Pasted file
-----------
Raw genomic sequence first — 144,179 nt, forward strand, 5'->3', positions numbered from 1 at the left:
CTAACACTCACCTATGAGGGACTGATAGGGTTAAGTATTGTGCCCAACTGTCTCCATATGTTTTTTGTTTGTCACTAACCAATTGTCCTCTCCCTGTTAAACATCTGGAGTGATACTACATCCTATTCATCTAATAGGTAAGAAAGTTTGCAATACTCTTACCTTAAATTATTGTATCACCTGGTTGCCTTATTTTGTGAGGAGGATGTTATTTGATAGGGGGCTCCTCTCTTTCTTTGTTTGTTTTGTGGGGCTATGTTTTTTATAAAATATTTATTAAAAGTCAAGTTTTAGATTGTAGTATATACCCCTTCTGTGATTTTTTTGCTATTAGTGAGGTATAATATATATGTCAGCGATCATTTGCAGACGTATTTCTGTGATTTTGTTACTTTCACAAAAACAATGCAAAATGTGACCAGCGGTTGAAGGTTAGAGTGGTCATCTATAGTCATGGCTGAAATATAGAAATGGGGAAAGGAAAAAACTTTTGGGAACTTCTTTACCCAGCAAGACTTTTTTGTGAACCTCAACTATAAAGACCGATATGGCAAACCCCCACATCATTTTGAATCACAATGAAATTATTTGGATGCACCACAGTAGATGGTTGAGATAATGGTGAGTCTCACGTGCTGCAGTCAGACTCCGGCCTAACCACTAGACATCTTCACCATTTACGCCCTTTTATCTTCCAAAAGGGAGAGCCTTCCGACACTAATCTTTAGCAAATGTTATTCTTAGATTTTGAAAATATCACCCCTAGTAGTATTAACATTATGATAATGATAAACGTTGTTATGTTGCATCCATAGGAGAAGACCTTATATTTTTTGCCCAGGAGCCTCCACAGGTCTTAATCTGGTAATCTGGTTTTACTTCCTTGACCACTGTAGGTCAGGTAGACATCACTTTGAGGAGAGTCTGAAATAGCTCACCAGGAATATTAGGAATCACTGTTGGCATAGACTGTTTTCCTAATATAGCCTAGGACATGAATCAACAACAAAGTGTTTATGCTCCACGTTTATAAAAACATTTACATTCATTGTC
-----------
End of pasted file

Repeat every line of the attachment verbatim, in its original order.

Raw genomic sequence first — 144,179 nt, forward strand, 5'->3', positions numbered from 1 at the left:
CTAACACTCACCTATGAGGGACTGATAGGGTTAAGTATTGTGCCCAACTGTCTCCATATGTTTTTTGTTTGTCACTAACCAATTGTCCTCTCCCTGTTAAACATCTGGAGTGATACTACATCCTATTCATCTAATAGGTAAGAAAGTTTGCAATACTCTTACCTTAAATTATTGTATCACCTGGTTGCCTTATTTTGTGAGGAGGATGTTATTTGATAGGGGGCTCCTCTCTTTCTTTGTTTGTTTTGTGGGGCTATGTTTTTTATAAAATATTTATTAAAAGTCAAGTTTTAGATTGTAGTATATACCCCTTCTGTGATTTTTTTGCTATTAGTGAGGTATAATATATATGTCAGCGATCATTTGCAGACGTATTTCTGTGATTTTGTTACTTTCACAAAAACAATGCAAAATGTGACCAGCGGTTGAAGGTTAGAGTGGTCATCTATAGTCATGGCTGAAATATAGAAATGGGGAAAGGAAAAAACTTTTGGGAACTTCTTTACCCAGCAAGACTTTTTTGTGAACCTCAACTATAAAGACCGATATGGCAAACCCCCACATCATTTTGAATCACAATGAAATTATTTGGATGCACCACAGTAGATGGTTGAGATAATGGTGAGTCTCACGTGCTGCAGTCAGACTCCGGCCTAACCACTAGACATCTTCACCATTTACGCCCTTTTATCTTCCAAAAGGGAGAGCCTTCCGACACTAATCTTTAGCAAATGTTATTCTTAGATTTTGAAAATATCACCCCTAGTAGTATTAACATTATGATAATGATAAACGTTGTTATGTTGCATCCATAGGAGAAGACCTTATATTTTTTGCCCAGGAGCCTCCACAGGTCTTAATCTGGTAATCTGGTTTTACTTCCTTGACCACTGTAGGTCAGGTAGACATCACTTTGAGGAGAGTCTGAAATAGCTCACCAGGAATATTAGGAATCACTGTTGGCATAGACTGTTTTCCTAATATAGCCTAGGACATGAATCAACAACAAAGTGTTTATGCTCCACGTTTATAAAAACATTTACATTCATTGTC